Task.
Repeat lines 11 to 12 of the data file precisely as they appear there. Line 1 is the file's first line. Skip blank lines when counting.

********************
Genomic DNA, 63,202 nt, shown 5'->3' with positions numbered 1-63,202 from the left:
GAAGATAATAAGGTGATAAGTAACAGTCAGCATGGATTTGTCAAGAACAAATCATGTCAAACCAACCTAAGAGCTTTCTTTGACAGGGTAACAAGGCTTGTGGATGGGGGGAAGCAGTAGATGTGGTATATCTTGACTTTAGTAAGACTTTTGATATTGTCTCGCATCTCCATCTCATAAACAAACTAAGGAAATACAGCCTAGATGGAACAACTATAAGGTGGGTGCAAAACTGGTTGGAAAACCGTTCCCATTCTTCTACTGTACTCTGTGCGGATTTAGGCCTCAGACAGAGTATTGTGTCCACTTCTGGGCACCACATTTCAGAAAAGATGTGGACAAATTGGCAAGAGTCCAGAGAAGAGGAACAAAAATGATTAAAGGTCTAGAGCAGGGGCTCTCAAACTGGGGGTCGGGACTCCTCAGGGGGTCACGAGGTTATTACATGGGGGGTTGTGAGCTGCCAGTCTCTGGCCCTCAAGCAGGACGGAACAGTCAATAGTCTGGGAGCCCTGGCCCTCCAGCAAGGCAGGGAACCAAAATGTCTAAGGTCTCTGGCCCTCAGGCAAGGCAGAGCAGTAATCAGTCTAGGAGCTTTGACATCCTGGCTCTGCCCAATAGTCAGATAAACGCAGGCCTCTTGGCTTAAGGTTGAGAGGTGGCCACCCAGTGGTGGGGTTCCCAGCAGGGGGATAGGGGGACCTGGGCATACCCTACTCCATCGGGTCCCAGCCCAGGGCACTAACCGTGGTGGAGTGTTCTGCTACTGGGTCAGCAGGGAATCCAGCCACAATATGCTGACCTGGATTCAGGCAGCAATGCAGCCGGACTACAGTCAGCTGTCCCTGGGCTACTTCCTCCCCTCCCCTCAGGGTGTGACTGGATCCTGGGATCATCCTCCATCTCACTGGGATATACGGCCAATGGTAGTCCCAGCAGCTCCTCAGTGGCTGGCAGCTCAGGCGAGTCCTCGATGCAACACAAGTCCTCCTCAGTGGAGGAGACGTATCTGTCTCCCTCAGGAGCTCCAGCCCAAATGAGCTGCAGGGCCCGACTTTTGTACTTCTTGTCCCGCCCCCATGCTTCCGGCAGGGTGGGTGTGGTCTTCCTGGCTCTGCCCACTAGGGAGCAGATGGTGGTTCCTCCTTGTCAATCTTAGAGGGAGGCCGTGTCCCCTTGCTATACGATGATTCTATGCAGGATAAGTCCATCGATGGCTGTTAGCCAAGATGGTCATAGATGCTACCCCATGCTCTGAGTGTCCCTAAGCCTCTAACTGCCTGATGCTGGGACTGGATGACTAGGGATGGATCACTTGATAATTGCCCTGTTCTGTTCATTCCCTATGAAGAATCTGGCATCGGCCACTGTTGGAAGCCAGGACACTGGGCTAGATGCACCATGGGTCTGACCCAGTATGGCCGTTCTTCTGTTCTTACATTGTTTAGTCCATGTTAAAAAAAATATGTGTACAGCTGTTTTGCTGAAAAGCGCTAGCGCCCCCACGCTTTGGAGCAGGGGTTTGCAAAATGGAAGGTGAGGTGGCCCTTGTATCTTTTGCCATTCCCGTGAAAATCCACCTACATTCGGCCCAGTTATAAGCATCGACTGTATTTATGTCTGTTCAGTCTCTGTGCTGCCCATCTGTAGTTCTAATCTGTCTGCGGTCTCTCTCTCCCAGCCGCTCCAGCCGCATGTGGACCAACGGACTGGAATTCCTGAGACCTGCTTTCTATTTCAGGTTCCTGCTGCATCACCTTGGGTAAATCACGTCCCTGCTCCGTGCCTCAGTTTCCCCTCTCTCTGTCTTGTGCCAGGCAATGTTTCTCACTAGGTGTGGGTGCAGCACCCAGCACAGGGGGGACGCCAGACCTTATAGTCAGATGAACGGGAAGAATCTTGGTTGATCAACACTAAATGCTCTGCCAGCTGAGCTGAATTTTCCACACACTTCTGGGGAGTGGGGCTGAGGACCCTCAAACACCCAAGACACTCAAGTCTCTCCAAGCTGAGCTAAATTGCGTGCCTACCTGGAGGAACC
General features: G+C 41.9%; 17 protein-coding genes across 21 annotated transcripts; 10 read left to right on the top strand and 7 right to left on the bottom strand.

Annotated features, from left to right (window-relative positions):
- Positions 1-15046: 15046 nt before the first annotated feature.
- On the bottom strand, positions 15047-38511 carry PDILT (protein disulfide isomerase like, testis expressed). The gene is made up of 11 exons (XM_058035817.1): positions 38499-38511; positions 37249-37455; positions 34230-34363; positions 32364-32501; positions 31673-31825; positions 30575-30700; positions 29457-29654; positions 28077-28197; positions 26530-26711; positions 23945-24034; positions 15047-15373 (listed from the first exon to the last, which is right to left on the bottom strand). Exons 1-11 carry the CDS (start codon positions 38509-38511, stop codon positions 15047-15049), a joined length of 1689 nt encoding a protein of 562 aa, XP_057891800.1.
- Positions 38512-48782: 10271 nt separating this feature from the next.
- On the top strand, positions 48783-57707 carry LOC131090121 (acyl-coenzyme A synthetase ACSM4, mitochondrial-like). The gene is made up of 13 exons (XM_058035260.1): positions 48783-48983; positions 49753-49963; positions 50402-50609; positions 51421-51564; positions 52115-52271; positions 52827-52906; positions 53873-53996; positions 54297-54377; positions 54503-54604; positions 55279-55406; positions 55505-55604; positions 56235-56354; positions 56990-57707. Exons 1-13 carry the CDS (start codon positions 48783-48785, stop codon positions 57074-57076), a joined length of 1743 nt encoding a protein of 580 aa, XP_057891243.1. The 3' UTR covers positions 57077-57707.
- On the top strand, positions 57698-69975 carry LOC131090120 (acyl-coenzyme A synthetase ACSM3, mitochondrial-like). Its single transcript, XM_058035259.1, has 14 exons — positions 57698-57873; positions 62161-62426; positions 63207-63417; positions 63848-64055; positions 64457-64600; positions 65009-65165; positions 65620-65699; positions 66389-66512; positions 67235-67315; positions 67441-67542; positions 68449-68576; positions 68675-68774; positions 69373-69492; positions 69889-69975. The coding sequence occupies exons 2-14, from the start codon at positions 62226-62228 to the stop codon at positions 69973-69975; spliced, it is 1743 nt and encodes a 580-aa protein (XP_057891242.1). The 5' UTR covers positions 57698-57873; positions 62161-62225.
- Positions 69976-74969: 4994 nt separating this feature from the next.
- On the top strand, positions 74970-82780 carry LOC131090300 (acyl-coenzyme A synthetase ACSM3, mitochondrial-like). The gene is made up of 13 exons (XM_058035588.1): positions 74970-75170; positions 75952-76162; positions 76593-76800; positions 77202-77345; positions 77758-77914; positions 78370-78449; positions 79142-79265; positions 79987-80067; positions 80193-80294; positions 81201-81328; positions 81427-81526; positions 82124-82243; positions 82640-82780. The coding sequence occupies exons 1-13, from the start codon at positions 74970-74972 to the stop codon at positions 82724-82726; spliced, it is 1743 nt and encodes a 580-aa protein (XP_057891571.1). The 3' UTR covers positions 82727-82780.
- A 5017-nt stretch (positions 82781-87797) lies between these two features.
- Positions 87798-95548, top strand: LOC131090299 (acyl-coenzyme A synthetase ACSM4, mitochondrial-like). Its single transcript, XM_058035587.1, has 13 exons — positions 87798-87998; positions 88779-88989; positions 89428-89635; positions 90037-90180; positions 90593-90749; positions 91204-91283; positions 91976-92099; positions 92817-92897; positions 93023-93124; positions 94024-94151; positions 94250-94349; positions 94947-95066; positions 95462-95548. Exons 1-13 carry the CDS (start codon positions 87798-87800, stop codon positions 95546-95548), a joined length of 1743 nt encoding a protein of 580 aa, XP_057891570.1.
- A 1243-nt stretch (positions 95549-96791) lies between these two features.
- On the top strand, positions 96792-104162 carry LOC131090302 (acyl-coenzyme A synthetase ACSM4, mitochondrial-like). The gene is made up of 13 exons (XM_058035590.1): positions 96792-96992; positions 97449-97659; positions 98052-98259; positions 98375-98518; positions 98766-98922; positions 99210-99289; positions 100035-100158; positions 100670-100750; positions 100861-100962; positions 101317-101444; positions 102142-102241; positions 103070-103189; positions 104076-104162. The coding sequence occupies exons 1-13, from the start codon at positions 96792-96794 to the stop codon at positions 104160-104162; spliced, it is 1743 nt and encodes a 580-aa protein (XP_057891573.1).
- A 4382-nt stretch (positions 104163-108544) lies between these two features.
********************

- On the top strand, positions 74970-82780 carry LOC131090300 (acyl-coenzyme A synthetase ACSM3, mitochondrial-like). The gene is made up of 13 exons (XM_058035588.1): positions 74970-75170; positions 75952-76162; positions 76593-76800; positions 77202-77345; positions 77758-77914; positions 78370-78449; positions 79142-79265; positions 79987-80067; positions 80193-80294; positions 81201-81328; positions 81427-81526; positions 82124-82243; positions 82640-82780. The coding sequence occupies exons 1-13, from the start codon at positions 74970-74972 to the stop codon at positions 82724-82726; spliced, it is 1743 nt and encodes a 580-aa protein (XP_057891571.1). The 3' UTR covers positions 82727-82780.
- A 5017-nt stretch (positions 82781-87797) lies between these two features.